"A lot families go through wave after wave of illness. In fact, some of the kids we monitored had symptoms for 20 to 25 weeks in a row," says co-first author Carrie Byington, M.D., professor of pediatrics and co-director of the Utah Center for Clinical and Translational Science. "This study helps us to understand what is normal in young children, and can help us determine when illness should be a cause for concern."

It's no secret that children get sick a lot. But BIG LoVE - a year-long survey of a Utah community - is one of the first to use modern diagnostics to track how often kids and other family members, both sick and well, have nasal infections of respiratory virus. Future studies will determine if reported trends hold true in larger and diverse populations.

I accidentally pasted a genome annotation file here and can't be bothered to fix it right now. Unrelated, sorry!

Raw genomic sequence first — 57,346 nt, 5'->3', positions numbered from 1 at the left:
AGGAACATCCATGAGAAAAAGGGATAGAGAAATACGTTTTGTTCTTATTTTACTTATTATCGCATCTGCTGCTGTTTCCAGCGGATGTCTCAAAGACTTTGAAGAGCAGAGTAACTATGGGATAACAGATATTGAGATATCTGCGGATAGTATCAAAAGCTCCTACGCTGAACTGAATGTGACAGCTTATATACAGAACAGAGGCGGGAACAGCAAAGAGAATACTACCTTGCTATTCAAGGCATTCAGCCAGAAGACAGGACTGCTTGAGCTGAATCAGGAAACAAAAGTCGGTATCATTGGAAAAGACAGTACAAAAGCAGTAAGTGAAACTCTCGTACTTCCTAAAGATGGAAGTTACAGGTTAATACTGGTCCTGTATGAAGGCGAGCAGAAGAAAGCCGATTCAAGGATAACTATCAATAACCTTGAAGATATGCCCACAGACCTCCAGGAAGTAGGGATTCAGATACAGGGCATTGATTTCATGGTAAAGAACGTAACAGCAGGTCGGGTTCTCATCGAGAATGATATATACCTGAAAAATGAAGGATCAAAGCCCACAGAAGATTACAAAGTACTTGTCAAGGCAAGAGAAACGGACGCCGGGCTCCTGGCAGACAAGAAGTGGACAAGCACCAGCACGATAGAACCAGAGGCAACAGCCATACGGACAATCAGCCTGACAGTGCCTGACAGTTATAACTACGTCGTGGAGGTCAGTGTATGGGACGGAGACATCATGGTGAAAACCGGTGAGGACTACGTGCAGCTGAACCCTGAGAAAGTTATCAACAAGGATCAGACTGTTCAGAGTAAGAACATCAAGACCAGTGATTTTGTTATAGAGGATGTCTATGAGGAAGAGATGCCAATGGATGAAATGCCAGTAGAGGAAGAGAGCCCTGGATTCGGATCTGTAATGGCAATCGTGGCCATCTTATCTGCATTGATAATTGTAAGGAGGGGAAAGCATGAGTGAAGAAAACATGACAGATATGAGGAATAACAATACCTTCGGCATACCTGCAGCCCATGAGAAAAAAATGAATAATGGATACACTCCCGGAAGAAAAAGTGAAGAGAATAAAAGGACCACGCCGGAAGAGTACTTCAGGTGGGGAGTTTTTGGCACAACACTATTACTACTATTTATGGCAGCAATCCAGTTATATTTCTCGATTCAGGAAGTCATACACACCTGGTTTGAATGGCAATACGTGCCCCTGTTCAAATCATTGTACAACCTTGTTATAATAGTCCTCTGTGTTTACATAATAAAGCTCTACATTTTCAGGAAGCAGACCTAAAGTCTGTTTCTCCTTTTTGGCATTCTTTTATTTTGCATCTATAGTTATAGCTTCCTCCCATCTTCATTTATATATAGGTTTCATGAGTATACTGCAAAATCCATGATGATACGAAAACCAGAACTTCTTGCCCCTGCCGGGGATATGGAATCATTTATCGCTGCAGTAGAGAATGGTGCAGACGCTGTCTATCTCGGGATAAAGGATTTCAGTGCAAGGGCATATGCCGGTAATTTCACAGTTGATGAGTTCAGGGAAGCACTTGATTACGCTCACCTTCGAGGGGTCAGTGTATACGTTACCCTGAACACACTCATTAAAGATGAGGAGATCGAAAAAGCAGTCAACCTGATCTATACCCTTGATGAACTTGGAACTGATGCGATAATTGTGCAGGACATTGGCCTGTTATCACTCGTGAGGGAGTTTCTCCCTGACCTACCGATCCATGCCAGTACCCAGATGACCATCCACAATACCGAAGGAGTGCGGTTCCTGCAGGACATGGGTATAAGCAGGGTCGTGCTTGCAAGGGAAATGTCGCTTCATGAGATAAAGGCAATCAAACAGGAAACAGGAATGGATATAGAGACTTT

A Positive Test May Not Mean Positively Sick

Perhaps the most surprising finding was how often participants carried virus, and showed no signs of being sick.

PCR-based diagnostics, like those used to test participants' samples in this study, are becoming increasingly common in clinical settings because they are much more sensitive and accurate than older tests, and provide results within hours, not days. Yet these findings suggest that some test results should be interpreted with caution.

While study participants infected with influenza and parainfluenza viruses were sick most of the time, those who carried rhinovirus - the cause of the common cold - were only sick half of the time.

What's more, results suggest that even after a patient recovers from an illness, some viruses persist for weeks afterward. Bocavirus persisted in the nose for as long as 12 weeks, but more commonly viruses persisted for two weeks or less. In an accompanying commentary also published in Clinical Infectious Diseases, Gregory A. Storch, M.D., of Washington University School of Medicine in St. Louis, noted that the research "provides highly useful information," especially concerning how long PCR-based tests remained positive during each viral episode.